When the old King Herod heard this (ἀκούσας δὲ ὁ βασιλεὺς Ἡρῴδης) from the magi, he was frightened, troubled, and annoyed (ἐταράχθη), since he did not have a new born son.  He might have worried about his own sons, since his oldest son Archelaus would become the ethnarch of the tetrarchy of Judea, while Herod Antipas would become tetrarch of Galilee and Peraea, when he died.  In fact, the whole town of Jerusalem (πᾶσα Ἱεροσόλυμα μετ’ αὐτοῦ) was troubled also, because they had not heard anything about a new king.  Thus, King Herod assembled all the chief priests and the scribes (συναγαγὼν πάντας τοὺς ἀρχιερεῖς καὶ γραμματεῖς τοῦ λαοῦ) in Jerusalem to find out (ἐπυνθάνετο) where this new anointed king might have been born (αὐτῶν ποῦ ὁ Χριστὸς γεννᾶται).  Interesting enough, Matthew has the new child called Χριστὸς, the anointed one.  King Herod probably gathered the great Jewish Sanhedrin to discuss this matter.  Herod himself was from Edom and not really a traditional Jew, but had converted to Judaism, so that his knowledge of Jewish traditions was weak.

Panic in the land (Jer 10:19-10:21)

“Woe is me!

Because of my hurt,

My wound is severe.

But I said.

‘Truly this is my punishment.

I must bear it.’

My tent is destroyed.

All my cords are broken.

My children have gone from me.

They are no more.

There is no one

To spread my tent again,

There is no one

To set up my curtains.

The shepherds are stupid.

They do not inquire of Yahweh.

Therefore they have not prospered.

All their flock is scattered.”

Jeremiah presents this lamentation about what was happening to him personally. He has been hurt and wounded. He understood that this was his punishment and that he had to bear it. His tent was destroyed with all its cords. In this sense, it is also like Second Isaiah. His children have left him. There was no one to help him with his tent and its curtains. The idea of the stupid shepherds is a reference to their rulers. They never inquired of Yahweh, so that they have not prospered. Their flocks have scattered all over the place.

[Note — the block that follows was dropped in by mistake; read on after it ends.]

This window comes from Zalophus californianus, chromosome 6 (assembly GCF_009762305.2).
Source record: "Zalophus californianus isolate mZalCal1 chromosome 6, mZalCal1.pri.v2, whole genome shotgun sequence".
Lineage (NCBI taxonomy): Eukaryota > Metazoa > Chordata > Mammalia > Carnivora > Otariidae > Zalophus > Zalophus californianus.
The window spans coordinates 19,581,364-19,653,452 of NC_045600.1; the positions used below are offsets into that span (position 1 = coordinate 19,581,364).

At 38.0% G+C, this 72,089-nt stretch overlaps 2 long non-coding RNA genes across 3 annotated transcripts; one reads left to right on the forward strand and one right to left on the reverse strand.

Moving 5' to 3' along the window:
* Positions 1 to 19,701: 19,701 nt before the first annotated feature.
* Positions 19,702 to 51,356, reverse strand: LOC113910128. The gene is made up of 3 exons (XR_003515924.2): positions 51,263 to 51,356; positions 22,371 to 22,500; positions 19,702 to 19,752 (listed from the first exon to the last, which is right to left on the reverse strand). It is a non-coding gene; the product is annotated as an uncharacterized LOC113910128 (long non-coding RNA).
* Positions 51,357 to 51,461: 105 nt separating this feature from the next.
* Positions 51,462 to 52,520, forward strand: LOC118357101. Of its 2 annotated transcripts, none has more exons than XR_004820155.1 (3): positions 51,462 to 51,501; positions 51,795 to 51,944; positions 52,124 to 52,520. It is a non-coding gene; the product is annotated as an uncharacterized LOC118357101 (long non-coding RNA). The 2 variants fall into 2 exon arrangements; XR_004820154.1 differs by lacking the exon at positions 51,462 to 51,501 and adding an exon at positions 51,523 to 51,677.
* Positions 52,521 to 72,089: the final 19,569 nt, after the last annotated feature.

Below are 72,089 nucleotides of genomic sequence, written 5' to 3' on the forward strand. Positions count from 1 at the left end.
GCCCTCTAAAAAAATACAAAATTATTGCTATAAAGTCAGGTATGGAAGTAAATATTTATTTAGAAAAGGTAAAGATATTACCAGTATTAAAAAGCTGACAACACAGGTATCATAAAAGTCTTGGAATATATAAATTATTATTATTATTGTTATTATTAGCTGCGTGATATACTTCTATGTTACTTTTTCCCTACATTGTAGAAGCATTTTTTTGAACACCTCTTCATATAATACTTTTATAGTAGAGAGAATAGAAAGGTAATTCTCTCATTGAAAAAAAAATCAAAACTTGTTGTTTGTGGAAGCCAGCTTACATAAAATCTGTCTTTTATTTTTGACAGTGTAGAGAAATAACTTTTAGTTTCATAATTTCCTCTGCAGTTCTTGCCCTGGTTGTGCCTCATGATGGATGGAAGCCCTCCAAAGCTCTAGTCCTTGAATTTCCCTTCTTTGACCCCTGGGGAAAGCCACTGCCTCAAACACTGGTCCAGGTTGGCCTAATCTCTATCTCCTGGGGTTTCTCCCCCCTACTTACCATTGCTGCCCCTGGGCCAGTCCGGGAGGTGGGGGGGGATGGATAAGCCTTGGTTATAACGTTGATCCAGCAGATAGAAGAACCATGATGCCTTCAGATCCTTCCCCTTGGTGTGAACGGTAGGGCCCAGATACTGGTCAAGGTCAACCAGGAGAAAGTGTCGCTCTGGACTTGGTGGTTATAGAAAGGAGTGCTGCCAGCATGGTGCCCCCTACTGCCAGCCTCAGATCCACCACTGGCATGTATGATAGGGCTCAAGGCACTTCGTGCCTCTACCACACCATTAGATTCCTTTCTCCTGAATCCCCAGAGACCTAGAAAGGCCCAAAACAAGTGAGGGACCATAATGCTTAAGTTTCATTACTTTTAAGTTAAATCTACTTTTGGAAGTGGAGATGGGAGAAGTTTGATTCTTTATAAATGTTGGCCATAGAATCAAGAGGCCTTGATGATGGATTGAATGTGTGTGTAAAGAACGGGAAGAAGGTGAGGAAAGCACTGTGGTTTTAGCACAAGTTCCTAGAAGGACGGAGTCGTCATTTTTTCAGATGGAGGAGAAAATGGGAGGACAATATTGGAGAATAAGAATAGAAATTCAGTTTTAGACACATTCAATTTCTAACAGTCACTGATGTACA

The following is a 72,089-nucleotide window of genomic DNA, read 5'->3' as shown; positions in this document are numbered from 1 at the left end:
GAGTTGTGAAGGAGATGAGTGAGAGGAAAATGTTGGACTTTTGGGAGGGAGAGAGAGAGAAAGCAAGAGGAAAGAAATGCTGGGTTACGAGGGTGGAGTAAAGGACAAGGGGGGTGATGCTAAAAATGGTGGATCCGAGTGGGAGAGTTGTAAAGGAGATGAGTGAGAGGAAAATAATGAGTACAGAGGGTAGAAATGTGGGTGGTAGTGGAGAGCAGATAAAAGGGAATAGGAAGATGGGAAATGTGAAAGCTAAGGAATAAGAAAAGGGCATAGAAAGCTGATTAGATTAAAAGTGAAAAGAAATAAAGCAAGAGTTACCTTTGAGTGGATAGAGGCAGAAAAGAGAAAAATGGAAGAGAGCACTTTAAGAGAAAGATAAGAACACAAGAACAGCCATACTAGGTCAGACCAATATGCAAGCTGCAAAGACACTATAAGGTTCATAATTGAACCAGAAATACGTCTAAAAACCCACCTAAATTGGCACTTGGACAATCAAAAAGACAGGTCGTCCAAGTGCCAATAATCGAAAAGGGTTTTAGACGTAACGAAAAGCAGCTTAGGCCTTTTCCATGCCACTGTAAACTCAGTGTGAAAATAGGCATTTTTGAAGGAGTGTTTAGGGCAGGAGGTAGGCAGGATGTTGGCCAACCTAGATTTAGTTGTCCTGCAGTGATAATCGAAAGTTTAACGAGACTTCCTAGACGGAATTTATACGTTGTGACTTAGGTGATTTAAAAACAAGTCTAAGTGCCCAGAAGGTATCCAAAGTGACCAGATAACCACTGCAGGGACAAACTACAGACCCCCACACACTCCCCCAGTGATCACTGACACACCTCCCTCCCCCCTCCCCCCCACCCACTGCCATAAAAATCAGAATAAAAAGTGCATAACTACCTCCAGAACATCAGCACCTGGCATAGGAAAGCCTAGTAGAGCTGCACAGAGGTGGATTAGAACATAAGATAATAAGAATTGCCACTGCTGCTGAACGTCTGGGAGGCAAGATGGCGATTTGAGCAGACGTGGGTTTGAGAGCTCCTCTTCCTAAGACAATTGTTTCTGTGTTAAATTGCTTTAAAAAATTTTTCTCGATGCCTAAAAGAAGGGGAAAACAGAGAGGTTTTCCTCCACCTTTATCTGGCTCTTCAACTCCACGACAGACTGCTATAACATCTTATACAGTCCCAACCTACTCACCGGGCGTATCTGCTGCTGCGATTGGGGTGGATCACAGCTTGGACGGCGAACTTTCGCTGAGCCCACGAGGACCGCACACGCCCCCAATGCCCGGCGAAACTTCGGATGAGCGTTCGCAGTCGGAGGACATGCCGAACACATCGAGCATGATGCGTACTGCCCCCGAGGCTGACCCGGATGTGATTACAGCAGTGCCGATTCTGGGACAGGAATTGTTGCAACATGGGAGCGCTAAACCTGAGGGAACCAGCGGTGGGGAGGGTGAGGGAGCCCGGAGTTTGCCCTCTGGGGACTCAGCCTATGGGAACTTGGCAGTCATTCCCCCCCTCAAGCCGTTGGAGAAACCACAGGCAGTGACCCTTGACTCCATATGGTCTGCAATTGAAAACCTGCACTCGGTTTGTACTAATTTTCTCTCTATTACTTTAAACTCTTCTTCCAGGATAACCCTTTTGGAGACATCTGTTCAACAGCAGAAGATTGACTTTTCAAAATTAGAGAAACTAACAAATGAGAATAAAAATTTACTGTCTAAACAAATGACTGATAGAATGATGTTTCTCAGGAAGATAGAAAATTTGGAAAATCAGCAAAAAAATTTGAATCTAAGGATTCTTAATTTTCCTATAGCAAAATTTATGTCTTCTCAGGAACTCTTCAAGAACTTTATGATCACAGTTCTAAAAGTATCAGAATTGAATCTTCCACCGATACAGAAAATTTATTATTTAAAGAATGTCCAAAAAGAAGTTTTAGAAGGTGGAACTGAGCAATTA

Heliodorus comes to Jerusalem (2 Macc 3:9-3:12)

“When Heliodorus arrived at Jerusalem, he had been kindly welcomed by the high priest of the city. He told about the disclosure that had been made. He stated why he had come. He inquired whether this really was the situation. The high priest explained that there were some deposits belonging to widows and orphans. However, there also was some money of Hyrcanus son of Tobias, a man of with a very prominent position. This money totaled in all to four hundred talents of silver and two hundred talents of gold. To such an extent the impious Simon had misrepresented the facts. He said that it was utterly impossible that wrong should be done to those people who had trusted in the holiness of the place and in the sanctity and inviolability of the temple, which is honored throughout the whole world.”

When King Seleucus IV’s envoy, Heliodorus, arrived in Jerusalem, the high priest Onias III welcomed him. Heliodorus then got to the point of why he was there. He had come to look at the situation about the misuse of money in the Jerusalem Temple. The high priest assured him that the money there was for the widows and orphans. However, he did disclose that one man Hyrcanus had a huge sum of money there also, 400 talents of silver and 200 talents of gold, worth more than $133 million US dollars. No wonder they were concerned about this. The high priest Onias III said that Simon had misrepresented the facts because this was an honorable Temple known throughout the world. Who was this Hyrcanus? He actually was the half brother of Simon, so that Simon knew what was going on. Hyrcanus was pro-Egyptian and this was his way of avoiding the Syrian taxes.